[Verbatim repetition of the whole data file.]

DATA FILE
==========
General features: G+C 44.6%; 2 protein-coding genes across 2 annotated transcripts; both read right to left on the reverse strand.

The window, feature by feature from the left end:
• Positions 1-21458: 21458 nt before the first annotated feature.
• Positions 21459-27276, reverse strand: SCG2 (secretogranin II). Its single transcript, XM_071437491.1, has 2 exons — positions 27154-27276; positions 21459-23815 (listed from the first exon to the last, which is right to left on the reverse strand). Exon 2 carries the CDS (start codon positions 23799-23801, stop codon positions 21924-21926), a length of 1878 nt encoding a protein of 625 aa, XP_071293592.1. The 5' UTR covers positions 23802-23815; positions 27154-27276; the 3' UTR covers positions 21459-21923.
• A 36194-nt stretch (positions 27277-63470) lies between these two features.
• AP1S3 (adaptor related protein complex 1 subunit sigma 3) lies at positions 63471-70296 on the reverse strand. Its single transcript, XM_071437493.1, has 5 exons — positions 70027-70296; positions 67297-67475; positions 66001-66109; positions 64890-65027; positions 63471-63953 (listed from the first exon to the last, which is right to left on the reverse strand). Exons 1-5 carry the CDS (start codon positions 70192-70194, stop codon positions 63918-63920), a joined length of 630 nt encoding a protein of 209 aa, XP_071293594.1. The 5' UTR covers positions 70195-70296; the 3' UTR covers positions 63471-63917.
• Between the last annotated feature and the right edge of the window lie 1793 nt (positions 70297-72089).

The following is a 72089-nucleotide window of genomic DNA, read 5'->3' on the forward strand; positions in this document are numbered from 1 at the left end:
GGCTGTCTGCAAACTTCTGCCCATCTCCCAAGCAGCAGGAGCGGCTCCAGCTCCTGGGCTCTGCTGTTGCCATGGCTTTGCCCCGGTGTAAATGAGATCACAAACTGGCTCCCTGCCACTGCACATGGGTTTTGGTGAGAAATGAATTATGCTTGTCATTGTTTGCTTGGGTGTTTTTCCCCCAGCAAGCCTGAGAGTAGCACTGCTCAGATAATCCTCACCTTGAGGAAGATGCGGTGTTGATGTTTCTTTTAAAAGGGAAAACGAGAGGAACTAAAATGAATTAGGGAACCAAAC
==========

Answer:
General features: G+C 44.6%; 2 protein-coding genes across 2 annotated transcripts; both read right to left on the reverse strand.

The window, feature by feature from the left end:
• Positions 1-21458: 21458 nt before the first annotated feature.
• Positions 21459-27276, reverse strand: SCG2 (secretogranin II). Its single transcript, XM_071437491.1, has 2 exons — positions 27154-27276; positions 21459-23815 (listed from the first exon to the last, which is right to left on the reverse strand). Exon 2 carries the CDS (start codon positions 23799-23801, stop codon positions 21924-21926), a length of 1878 nt encoding a protein of 625 aa, XP_071293592.1. The 5' UTR covers positions 23802-23815; positions 27154-27276; the 3' UTR covers positions 21459-21923.
• A 36194-nt stretch (positions 27277-63470) lies between these two features.
• AP1S3 (adaptor related protein complex 1 subunit sigma 3) lies at positions 63471-70296 on the reverse strand. Its single transcript, XM_071437493.1, has 5 exons — positions 70027-70296; positions 67297-67475; positions 66001-66109; positions 64890-65027; positions 63471-63953 (listed from the first exon to the last, which is right to left on the reverse strand). Exons 1-5 carry the CDS (start codon positions 70192-70194, stop codon positions 63918-63920), a joined length of 630 nt encoding a protein of 209 aa, XP_071293594.1. The 5' UTR covers positions 70195-70296; the 3' UTR covers positions 63471-63917.
• Between the last annotated feature and the right edge of the window lie 1793 nt (positions 70297-72089).

The following is a 72089-nucleotide window of genomic DNA, read 5'->3' on the forward strand; positions in this document are numbered from 1 at the left end:
GGCTGTCTGCAAACTTCTGCCCATCTCCCAAGCAGCAGGAGCGGCTCCAGCTCCTGGGCTCTGCTGTTGCCATGGCTTTGCCCCGGTGTAAATGAGATCACAAACTGGCTCCCTGCCACTGCACATGGGTTTTGGTGAGAAATGAATTATGCTTGTCATTGTTTGCTTGGGTGTTTTTCCCCCAGCAAGCCTGAGAGTAGCACTGCTCAGATAATCCTCACCTTGAGGAAGATGCGGTGTTGATGTTTCTTTTAAAAGGGAAAACGAGAGGAACTAAAATGAATTAGGGAACCAAAC